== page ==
Imperial Era[edit]

Chola princes Aditha Karikalan and Arulmozhi Varman meeting their guru.
Rajendra I proclaimed as Emperor by Shiva and Shakthi.

Under Rajaraja I and Rajendra I, the Empire would reach it's impereal state.[15] At its peak, the Chola empire stretched from the northern parts of Sri Lanka in the south to the GodavariKrishna river basin in the north, up to the Konkan coast in Bhatkal, the entire Malabar Coast (the Chea country) in addition to Lakshadweep, and Maldives. Rajaraja Chola I was a ruler with inexhaustible energy, and he applied himself to the task of governance with the same zeal that he had shown in waging wars. He integrated his empire into a tight administrative grid under royal control, and at the same time strengthened local self-government. Therefore, he conducted a land survey in 1000 CE to effectively marshall the resources of his empire.[16] He also built the Brihadeeswarar Temple in 1010.[17]

Rajendra conquered Odisha and his armies continued to march further north and defeated the forces of the Pala dynasty of Bengal and reached the Ganges river in north India.[18] Rajendra built a new capital called Gangaikonda Cholapuram to celebrate his victories in northern India.[19] Rajendra I successfully invaded the Srivijaya kingdom in Southeast Asia which led to the decline of the empire there.[20] This expedition had such a great impression to the Malay people of the medieval period that his name was mentioned in the corrupted form as Raja Chulan in the medieval Malay chronicle Sejarah Melayu.[21][22][23] He also completed the conquest of the Rajarata kingdom of Sri Lanka and took the Sinhala king Mahinda V as a prisoner, in addition to his conquests of Rattapadi (territories of the Rashtrakutas, Chalukya country, Talakkad, and Kolar, where the Kolaramma temple still has his portrait statue) in Kannada country.[24][full citation needed] Rajendra's territories included the area falling on the Ganges–Hooghly–Damodar basin,[25] as well as Rajarata of Sri Lanka and Maldives.[11] The kingdoms along the east coast of India up to the river Ganges acknowledged Chola suzerainty.[26] Three diplomatic missions were sent to China in 1016, 1033, and 1077.[11]

permanent territorial gain and the kingdom was returned to the Srivijaya king for recognition of Chola superiority and the payment of periodic tributes.[clarification needed]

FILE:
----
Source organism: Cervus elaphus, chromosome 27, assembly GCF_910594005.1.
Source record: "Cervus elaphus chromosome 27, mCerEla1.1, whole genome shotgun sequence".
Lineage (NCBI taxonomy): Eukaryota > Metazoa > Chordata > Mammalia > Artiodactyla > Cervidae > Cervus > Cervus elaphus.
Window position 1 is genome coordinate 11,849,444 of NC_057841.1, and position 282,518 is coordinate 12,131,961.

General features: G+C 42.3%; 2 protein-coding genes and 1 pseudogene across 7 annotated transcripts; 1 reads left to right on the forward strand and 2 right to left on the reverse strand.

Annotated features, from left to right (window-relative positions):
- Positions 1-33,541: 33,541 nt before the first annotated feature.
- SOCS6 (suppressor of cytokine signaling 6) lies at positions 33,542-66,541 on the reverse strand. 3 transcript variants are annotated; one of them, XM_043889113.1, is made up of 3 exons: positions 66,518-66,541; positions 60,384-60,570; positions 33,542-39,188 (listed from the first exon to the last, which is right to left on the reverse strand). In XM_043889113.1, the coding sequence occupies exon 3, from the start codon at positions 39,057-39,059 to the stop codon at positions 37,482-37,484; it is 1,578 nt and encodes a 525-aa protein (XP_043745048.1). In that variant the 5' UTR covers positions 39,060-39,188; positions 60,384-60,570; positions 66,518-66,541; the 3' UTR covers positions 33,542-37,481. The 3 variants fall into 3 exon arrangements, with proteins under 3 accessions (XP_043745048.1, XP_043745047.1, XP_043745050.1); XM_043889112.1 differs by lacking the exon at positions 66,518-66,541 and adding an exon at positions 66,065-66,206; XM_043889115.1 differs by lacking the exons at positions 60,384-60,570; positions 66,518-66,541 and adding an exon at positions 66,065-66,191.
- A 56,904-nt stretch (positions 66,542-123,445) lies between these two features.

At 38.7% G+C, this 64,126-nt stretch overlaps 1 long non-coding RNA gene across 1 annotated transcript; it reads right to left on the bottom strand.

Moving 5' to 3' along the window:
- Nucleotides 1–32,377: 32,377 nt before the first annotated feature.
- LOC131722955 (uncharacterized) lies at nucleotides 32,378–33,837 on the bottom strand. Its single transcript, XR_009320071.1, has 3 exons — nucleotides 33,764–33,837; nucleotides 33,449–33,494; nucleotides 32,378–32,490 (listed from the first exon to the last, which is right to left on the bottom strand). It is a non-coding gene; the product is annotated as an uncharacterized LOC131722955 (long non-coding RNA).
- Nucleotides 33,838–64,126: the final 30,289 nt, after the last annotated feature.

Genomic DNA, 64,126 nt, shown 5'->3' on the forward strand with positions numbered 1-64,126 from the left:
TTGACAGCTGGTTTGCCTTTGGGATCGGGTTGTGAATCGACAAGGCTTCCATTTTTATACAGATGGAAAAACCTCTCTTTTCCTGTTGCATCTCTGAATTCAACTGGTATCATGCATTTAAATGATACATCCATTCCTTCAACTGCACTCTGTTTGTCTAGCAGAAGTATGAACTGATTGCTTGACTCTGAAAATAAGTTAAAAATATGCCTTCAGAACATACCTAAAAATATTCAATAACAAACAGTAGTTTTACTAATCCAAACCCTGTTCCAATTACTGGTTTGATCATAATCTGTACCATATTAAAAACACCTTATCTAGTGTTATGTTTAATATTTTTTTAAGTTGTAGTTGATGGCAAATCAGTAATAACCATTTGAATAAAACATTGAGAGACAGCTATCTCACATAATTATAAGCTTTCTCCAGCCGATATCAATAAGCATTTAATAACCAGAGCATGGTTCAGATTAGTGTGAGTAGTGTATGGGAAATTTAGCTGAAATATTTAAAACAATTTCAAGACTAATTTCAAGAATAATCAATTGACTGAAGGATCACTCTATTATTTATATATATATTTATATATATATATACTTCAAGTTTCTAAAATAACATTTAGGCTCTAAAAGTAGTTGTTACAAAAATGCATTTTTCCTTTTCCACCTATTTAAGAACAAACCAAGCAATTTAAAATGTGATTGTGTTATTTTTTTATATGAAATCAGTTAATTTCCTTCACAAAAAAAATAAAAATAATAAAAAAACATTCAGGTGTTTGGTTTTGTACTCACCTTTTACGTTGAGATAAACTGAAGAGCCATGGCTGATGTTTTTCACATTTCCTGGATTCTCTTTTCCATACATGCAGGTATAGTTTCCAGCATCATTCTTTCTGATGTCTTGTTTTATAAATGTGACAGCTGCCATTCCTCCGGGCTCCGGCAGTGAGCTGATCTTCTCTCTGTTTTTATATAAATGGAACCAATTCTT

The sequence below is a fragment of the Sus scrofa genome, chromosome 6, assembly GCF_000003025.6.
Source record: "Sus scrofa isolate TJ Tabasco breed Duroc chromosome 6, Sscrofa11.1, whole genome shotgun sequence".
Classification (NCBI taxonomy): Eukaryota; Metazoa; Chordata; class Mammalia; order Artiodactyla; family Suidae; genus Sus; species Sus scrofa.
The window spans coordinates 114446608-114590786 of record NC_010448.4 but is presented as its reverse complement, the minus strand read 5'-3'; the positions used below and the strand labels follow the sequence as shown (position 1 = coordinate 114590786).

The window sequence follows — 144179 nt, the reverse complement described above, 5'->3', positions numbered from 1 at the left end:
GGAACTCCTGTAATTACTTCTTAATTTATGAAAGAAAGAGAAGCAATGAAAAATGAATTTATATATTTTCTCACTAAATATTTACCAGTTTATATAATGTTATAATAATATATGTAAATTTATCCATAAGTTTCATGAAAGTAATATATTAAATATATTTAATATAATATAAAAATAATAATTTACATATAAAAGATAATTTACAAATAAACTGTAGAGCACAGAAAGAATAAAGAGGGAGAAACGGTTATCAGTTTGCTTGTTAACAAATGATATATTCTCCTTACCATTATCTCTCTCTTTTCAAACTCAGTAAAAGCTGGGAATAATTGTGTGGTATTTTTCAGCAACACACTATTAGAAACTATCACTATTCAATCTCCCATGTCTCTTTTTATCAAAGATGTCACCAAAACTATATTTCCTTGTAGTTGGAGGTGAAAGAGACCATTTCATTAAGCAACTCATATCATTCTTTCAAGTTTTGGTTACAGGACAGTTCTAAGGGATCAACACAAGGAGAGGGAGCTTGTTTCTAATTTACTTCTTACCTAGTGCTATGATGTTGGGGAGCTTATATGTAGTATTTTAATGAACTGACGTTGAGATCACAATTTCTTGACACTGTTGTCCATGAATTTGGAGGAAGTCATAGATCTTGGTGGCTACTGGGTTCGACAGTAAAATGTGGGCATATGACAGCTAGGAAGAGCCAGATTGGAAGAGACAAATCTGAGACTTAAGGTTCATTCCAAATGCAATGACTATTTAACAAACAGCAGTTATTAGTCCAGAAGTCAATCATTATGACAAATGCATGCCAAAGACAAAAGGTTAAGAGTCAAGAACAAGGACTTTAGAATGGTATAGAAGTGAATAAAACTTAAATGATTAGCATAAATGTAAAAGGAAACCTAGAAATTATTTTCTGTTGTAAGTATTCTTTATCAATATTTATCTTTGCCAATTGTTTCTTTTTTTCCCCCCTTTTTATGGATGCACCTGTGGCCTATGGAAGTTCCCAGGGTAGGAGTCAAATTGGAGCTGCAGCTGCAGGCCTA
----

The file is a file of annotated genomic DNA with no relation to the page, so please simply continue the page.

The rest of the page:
Chola–Chalukya Wars[edit]

The history of the Cholas from the period of Rajaraja was tinged with a series of conflicts with the Western Chalukyas. The Old Chalukya dynasty had split into two sibling dynasties of the Western and Eastern Chalukyas. Rajaraja's daughter Kundavai was married to the Eastern Chalukya prince Vimaladitya, who ruled from Vengi. The Western Chalukyas felt that the Vengi kingdom was under their natural sphere of influence. Cholas inflicted several defeats on the Western Chalukyas. For the most part, the frontier remained at the Tungabhadra River for both kingdoms and resulted in the death of king Rajadhiraja.

Rajendra's reign was followed by three of his sons in succession: Rajadhiraja I, Rajendra II, and Virarajendra. In his eagerness to restore the Chola hegemony over Vengi to its former absolute state, Rajadhiraja I (1042–1052) led an expedition into the Vengi country in 1044–1045. He fought a battle at Dhannada and compelled the Western Chalukyan army along with Vijayaditya VII to retreat in disorder. He then entered into the Western Chalukyan dominions and set fire to the Kollipaka fort on the frontier between the Kalyani and Vengi territories.

This brought relief for Rajaraja Narendra who was now firmly in control at Vengi, with Rajadhiraja I proceeding all the way up to the Chalukyan capital, displacing the Chalukyan king Someshvara I and performing his coronation at Manyakheta and collecting tribute from the defeated king, who had fled the battlefield. However, while the Chalukyans kept creating trouble through Vijayaditya VII Vengi remained firmly in control of the Cholas. Someshvara I however, again launched an attack on Vengi and then the Cholas in 1054.